Pretesting The Multiplication Unit
Lesson 1 of 19
Objective: SWBAT show what they already know about multiplication prior to delving into the multiplication unit.
Understanding the Goals
I introduced this new unit by telling students that the last unit, Multiplication Concepts, had prepared them with tools for understanding higher level work. I listed the standards on the board: They were excited that there were only six in this unit.
1. Use area model to multiply. It has been decided that area model is our "go to" strategy for teaching multiplication because it solidifies understanding of place value's role in multiplication. Standard algorithms are "out" for fourth grade. Equations are necessary when we are solving word problems. We do expect our students to use arrays when it is practical for solving.
2. Solve multiple step word problems using a variable.
3. Multiply 4 digits ( thousands place) by a one digit number.
4. Learn to multiply double digit by double digit numbers.
5. Understand and compute multiples of 10.
6. Explain multiplication using place value understanding.
I always leave these on the white board and refer back to them any time I am teaching or assessing so they constantly are reminded of the purpose. I listed the codes because I wanted them to know that these are real standards and not something I am making up. I mirrored my CCSS ap on the Smartboard and pointed to each standard as I listed our more "student friendly worded" goals.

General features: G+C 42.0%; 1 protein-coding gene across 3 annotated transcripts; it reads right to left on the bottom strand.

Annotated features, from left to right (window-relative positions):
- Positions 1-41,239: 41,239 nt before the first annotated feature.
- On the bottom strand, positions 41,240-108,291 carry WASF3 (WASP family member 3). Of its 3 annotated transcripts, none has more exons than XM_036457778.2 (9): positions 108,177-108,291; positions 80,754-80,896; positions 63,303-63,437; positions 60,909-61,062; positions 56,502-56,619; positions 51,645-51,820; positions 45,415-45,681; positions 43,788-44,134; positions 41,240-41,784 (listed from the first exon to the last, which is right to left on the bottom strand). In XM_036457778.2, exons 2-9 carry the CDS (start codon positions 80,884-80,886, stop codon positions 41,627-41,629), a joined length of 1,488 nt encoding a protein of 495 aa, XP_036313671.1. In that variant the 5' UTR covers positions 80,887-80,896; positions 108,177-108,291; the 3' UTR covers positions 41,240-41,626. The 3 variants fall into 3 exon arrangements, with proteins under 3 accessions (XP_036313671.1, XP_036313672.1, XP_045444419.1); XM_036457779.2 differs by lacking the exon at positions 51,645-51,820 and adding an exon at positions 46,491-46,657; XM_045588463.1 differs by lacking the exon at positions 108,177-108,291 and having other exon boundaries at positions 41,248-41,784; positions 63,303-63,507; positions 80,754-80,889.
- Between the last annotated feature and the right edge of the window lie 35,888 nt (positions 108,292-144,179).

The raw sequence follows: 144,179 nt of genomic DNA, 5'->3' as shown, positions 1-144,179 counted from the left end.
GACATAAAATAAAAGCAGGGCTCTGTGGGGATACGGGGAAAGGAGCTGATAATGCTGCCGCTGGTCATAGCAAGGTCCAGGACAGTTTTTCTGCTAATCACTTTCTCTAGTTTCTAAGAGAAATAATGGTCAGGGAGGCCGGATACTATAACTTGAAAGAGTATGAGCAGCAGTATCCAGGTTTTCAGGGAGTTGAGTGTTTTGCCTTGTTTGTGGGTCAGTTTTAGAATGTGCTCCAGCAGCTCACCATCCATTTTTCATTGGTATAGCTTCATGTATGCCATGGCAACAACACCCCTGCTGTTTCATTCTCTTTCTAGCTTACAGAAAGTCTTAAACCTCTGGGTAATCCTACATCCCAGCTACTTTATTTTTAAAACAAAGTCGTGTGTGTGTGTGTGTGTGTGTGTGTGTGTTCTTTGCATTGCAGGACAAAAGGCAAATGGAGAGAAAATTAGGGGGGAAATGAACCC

Ready, Set, Pretest
I passed out the Multiplication Test Pretest that I thought was aligned with CCSS. It was a test that we pieced from other tests, thinking that they were aligned. That was partially true, but still was not the best test to assess the standards. As I have studied the standards further, I knew it must be re written, completely aligning it with the standards involving multiplication. The aligned test, Multiplication Unit Assessment Re Written & Common Core Alligned is the correct version.
After I reminded my students that they needed to do their best and to skip any they didn't know how to solve. I told them I was looking to find out what they needed to know. I was hoping to see some old strategies used learned from past units, like KWS ( What do I know?, What do they want to know?, and How do I solve it? ) chart strategy used for word problems. I instructed students that when they were finished, to log onto their iPad and work on a math app quietly until all were finished.
After I pretested, I used Multiplication Checklist Common Core Alligned to monitor mastery of the standards. After the Post test, I can use this grid to plan for RTI and use it as a document that proves mastery. It is a very helpful tool!